Monday, June 6, 2016

Memories of My Late Husband Marvin Spieler

Memories of My Late Husband Marvin Spieler
By Sharon Spieler
Meeting My Soulmate at the Age of 51
What can I say about the most wonderful man I ever met? I called him “my sweet man” and he called me his “wifey.” He had a heart of gold. Marvin was kind, gentle, caring and intelligent.
Marvin came into my life as a surprise. I did not make dating easy for him because I was not looking for a relationship. I had three very disappointing relationships with men in my youth and had given up on any possibility of finding Mr. Right. I did not pick up on any of Marvin's signals, being clueless that he was interested in me.
We met at an empowerment meeting run by my psychiatrist in January 2003 where we were given the chance to talk. I found out that we had a lot in common. He had an emotionally disabled mother and I had a physically disabled mother. He grew up in the projects as did I. We both liked to write and we both liked history and politics.
Marvin said he was very impressed with me because he thought that I was intelligent and expressed myself well. He came to the February and March meetings just to see me again, but I did not show. I came back to a meeting in April and afterward, Marvin asked if I would drive him to the train station. I agreed. The business card he gave me said, “Marvin Spieler, Director of Consumer Speakers' Bureau, Mental Health Association of New York City.” He told me to call him any time. However, I am from the old school and will not make the first call to a man no matter how much I liked him.
In May we met again at the empowerment meeting. He was taking no chances this time and asked me for my telephone number. He called me that week and we arranged our first date at Battery Park. I had a great time.
At the age of 51, I finally met the man I was looking for my entire life, a man I admired, and who shared my interests. This man was clearly my soulmate as he was easy to talk to and we had a lot in common. We became inseparable for the next thirteen years until his passing on March 23, 2016.
I was aware of Marvin's existence even before I met him. It was the year 1999 or 2000 and I was in treatment for depression. I mentioned to my psychiatrist that I always wanted to write for a newspaper. She told me about City Voices, the newspaper written by and published for mental health consumers. My doctor happened to have copies of City Voices in her waiting room and I read Marvin's column “As I See It” and noted his title “Editor at Large.”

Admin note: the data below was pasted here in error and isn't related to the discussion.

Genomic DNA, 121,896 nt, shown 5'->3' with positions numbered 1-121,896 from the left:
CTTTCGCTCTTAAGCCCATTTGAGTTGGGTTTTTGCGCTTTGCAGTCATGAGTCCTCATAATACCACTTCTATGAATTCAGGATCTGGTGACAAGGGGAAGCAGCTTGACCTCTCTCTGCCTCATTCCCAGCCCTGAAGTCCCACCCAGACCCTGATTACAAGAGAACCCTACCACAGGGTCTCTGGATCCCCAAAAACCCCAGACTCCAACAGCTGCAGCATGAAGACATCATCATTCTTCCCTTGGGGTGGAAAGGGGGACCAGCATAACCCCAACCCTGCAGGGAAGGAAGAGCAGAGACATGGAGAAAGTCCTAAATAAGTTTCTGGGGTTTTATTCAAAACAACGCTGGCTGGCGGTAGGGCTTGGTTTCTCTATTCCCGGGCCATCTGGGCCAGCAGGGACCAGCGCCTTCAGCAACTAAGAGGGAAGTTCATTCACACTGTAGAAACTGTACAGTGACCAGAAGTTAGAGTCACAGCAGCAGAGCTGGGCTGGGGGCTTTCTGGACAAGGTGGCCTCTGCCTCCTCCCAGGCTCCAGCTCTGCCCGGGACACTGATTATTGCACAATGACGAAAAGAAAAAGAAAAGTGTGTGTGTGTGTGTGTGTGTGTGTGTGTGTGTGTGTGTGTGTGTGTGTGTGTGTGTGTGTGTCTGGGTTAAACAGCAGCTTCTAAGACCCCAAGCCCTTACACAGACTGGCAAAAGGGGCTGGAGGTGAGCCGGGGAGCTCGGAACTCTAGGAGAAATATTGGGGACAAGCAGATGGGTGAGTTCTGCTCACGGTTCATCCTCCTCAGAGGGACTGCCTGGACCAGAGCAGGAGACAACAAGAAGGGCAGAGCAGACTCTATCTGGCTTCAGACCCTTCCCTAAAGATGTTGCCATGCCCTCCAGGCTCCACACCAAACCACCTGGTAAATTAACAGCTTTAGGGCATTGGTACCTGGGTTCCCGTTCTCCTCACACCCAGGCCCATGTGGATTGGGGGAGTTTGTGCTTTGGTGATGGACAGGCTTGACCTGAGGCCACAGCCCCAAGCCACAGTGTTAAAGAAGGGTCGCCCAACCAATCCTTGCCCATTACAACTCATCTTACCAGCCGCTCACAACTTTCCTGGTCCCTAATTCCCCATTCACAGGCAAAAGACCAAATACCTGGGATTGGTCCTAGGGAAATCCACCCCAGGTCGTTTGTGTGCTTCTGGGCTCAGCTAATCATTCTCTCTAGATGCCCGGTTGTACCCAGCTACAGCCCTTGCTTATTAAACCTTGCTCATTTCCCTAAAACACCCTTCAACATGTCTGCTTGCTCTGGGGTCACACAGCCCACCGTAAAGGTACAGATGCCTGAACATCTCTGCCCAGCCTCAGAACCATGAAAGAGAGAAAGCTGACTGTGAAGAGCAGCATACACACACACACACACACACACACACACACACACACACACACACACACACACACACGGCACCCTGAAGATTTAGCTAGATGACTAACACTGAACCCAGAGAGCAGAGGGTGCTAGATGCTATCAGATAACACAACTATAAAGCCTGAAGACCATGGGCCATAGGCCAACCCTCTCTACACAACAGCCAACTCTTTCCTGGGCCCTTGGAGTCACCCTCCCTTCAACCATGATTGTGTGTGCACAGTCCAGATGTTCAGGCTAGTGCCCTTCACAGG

I was very proud of Marvin and impressed with him because of his accomplishments despite having a psychiatric disability to contend with. Marvin taught me so much. He was my own personal peer specialist. He helped me not only by being my boyfriend and later my husband, he introduced me to his friends in the mental health community and the recovery movement, which I never knew existed. I did not know that recovery from mental illness was even possible. He knew so many people, was on so many boards, and was constantly looking for ways to spread the word about recovery.
His favorite slogan was that a person needed, at the very least, “a home, a job and a friend” in order to lead a satisfying life. He certainly helped me to achieve these things. He turned my apartment into a home when he married me. I held three jobs with him: wife; administrative assistant as I typed his speeches, his column in City Voices and his monthly statistics for his Speakers' Bureau; and circulation manager in charge of the bulk subscriptions for City Voices. He served as City Voices' business manager in addition to being a columnist. Lastly, Marvin was my best friend, husband, and soulmate. I will keep him in my heart forever. May he rest in peace.
Note: You can read Marvin's many columns in City Voices here:

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